May 21, 2018
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Let Medicare negotiate drug prices

By John Brautigam, Special to the BDN

On March 1, $85 billion in federal budget cuts began taking effect in Maine and around the country. So far these cuts, known as sequestration, have threatened to furlough public and private employees, freeze contracts, curtail public safety and military readiness, and eliminate benefits from programs such as Head Start and employment assistance.

But it’s never too late for Congress to save money in ways that would do no harm to our people or our economy.

Congress could start by taking a look at the role prescription drug manufacturers play in serving the 35 million Americans with Medicare drug benefits.

Since the 2006 launch of Medicare Part D, a voluntary program that adds drug coverage to original Medicare coverage, those companies have enjoyed huge success from this new market sector, paid for by you and me. But in 2003 Congress prohibited Medicare from negotiating drug prices. So unlike comparable programs, this huge market has never been subjected to hard bargaining.

Consequently, Medicare pays more for pharmaceuticals than any large purchaser. It’s time to change that. Congress should use Medicare’s market power to achieve price concessions that will help make the Medicare drug benefit more affordable for the taxpayer.

How much taxpayer money could be saved? Negotiating drug prices in Medicare could save up to $50 billion year after year without compromising care, according to economist Dean Baker. That equates to almost 60 percent of the entire sequester now in place.

So how could Medicare start achieving those savings? Medicare could actually learn a lot from the world’s large retailers. Many are known for their ruthless negotiations with suppliers. These retailers conduct intense and highly effective bargaining sessions. Considering the market clout of these giant chains, the negotiations are often one-sided, and the manufacturer takes whatever deal it can get.

Medicare could easily apply that approach to negotiations with drug manufacturers. Many agencies already demonstrate how this can save money. Medicaid, the U.S. Department of Veterans Affairs, the Canadian government and even the purchasing agencies of smaller countries negotiate prices and save millions of taxpayer dollars.

The VA system proves that hard negotiations work. The VA provides excellent care while paying 40 percent less than Medicare Part D plans for drugs. Every VA patient is still guaranteed the care he or she needs.

The federal government could be a hard-nosed negotiator, wielding its market clout with precision. But its hands are tied because of the 2003 law.

Why did Congress prohibit Medicare from doing what any other purchaser would do? Part of the answer lies in the pharmaceutical manufacturers’ army of lobbyists and millions in campaign contributions. reports that the industry has given $253 million to influence federal races over the last two decades.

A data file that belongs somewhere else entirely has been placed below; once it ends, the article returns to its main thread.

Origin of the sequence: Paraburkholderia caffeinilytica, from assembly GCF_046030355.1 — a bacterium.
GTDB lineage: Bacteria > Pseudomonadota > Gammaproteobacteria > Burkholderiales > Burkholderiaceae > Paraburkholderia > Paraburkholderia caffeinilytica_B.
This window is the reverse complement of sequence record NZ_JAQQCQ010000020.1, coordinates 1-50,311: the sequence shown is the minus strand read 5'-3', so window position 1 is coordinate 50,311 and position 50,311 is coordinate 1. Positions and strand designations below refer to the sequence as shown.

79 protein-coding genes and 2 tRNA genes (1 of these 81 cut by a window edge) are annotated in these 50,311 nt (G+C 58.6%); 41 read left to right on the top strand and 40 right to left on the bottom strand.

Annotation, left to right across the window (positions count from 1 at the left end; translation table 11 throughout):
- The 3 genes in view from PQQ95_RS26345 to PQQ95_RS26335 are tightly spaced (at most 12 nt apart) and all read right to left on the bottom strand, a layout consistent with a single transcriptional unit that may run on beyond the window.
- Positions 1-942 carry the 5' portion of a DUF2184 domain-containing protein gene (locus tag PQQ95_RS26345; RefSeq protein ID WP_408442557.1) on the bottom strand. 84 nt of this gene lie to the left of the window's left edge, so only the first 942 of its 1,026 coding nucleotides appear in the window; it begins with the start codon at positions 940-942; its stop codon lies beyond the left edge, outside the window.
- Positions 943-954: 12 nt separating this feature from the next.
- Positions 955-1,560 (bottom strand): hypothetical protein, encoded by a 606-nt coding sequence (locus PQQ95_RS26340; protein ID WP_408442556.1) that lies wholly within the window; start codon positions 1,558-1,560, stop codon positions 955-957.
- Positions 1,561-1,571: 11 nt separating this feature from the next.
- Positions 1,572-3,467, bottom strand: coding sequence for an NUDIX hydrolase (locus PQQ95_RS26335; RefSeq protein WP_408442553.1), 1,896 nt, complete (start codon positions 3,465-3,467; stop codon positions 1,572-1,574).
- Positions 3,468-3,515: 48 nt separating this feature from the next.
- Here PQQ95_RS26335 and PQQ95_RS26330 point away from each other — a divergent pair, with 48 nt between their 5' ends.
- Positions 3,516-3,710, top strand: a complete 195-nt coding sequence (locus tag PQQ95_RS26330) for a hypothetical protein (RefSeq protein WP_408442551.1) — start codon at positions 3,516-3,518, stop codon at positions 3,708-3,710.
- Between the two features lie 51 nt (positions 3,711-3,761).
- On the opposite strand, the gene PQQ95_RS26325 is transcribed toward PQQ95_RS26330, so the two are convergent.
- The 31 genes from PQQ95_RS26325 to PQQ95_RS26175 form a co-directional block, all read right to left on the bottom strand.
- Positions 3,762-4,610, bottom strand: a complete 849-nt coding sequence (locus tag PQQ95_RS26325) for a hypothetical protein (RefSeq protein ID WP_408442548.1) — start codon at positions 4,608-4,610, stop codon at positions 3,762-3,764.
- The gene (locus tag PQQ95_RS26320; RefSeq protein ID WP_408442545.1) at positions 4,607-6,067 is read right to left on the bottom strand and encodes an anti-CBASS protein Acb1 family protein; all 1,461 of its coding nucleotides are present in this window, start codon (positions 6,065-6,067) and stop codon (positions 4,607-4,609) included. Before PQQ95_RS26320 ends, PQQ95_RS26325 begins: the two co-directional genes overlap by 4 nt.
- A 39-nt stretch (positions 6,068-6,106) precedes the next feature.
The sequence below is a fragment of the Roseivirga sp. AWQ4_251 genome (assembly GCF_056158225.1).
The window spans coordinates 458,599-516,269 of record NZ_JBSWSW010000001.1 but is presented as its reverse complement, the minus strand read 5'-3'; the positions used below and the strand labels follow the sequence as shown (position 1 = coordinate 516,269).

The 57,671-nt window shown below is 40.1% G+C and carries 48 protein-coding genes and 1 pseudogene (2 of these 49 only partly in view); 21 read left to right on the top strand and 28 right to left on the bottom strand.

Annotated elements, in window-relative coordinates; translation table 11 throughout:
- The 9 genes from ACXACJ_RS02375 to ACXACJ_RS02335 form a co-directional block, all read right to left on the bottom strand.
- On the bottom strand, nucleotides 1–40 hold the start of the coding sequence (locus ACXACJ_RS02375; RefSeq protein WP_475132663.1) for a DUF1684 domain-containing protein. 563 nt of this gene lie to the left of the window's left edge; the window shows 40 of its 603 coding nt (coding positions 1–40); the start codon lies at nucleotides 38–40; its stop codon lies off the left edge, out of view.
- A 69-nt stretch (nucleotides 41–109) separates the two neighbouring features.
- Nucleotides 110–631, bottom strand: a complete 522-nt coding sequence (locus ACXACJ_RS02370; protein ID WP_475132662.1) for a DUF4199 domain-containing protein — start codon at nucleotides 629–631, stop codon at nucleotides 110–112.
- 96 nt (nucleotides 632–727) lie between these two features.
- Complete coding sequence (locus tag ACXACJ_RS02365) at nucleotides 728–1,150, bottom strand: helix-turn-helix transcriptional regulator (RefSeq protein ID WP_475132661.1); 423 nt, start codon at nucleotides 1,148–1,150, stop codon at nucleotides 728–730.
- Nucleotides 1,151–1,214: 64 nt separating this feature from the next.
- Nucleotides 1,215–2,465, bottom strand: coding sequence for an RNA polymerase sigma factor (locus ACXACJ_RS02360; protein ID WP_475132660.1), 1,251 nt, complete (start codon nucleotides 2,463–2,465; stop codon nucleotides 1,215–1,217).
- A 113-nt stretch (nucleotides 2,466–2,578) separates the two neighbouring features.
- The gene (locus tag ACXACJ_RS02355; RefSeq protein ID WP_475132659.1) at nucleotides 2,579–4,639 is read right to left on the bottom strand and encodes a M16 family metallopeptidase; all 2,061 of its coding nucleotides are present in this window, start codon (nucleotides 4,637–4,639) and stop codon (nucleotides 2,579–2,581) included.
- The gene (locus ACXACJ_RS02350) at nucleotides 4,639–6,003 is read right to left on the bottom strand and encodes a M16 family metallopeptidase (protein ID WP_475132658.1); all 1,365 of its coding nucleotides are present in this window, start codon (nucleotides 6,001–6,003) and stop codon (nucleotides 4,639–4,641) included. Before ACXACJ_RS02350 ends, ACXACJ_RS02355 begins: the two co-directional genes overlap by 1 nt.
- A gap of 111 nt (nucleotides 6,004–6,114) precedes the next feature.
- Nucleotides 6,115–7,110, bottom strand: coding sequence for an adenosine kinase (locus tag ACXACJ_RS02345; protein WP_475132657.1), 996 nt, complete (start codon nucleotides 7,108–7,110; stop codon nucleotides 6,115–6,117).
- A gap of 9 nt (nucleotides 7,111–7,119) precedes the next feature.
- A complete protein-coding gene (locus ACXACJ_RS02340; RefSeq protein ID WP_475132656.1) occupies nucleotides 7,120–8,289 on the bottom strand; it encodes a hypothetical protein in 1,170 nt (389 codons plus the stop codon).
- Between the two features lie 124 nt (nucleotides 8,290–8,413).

Critics also argue that Medicare has little clout because it can’t threaten to keep manufacturers’ drugs away from vulnerable seniors. That is the unfounded perception the industry creates, but in fact competitive options exist for the great majority of drug categories. Medicare could use its leverage without harming patients in the least, just as other purchasers do.

Here in Maine, policymakers have worked hard to stretch scarce taxpayer funds and protect safety-net programs by negotiating prices for prescription drugs. From 2000 to 2004, I served as assistant attorney general, defending those policies and helping the Department of Health and Human Services provide a cost-effective drug benefit without diminishing quality of care. Maine leaders have shown the political will to demand a better deal from this industry.

Now Congress needs to follow Maine and allow Medicare to negotiate prices. This is just one common-sense way to stretch federal taxpayer dollars in a responsible way while still ensuring that all Medicare beneficiaries receive the care they deserve.

Applying this approach in all federal programs would greatly reduce the impact of the sequester.

Whether you care most about protecting vital programs now on the chopping block or reducing unnecessary spending, the savings from negotiating the Medicare drug benefit should appeal to everyone.

U.S. Rep. Chellie Pingree, D-Maine, has been a leader on reducing drug costs for more than a decade. Rep. Mike Michaud, D-Maine, has also sponsored important legislation on this issue, and independent Sen. Angus King has now taken up the cause.

Let’s hope all of Congress finds the political will to stand up for taxpayers and do the sensible thing. Congress should let Medicare do what any business in the private sector would do — negotiate drug prices.

John Brautigam was House chairman of the Legislature’s Insurance and Financial Services Committee from 2006 to 2008.

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